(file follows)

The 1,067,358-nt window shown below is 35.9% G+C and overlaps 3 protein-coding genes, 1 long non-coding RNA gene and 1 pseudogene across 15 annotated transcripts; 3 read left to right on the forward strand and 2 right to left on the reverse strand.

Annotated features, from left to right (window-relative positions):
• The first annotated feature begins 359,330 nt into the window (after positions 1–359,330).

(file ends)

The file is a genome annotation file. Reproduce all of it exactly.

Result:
The 1,067,358-nt window shown below is 35.9% G+C and overlaps 3 protein-coding genes, 1 long non-coding RNA gene and 1 pseudogene across 15 annotated transcripts; 3 read left to right on the forward strand and 2 right to left on the reverse strand.

Annotated features, from left to right (window-relative positions):
• The first annotated feature begins 359,330 nt into the window (after positions 1–359,330).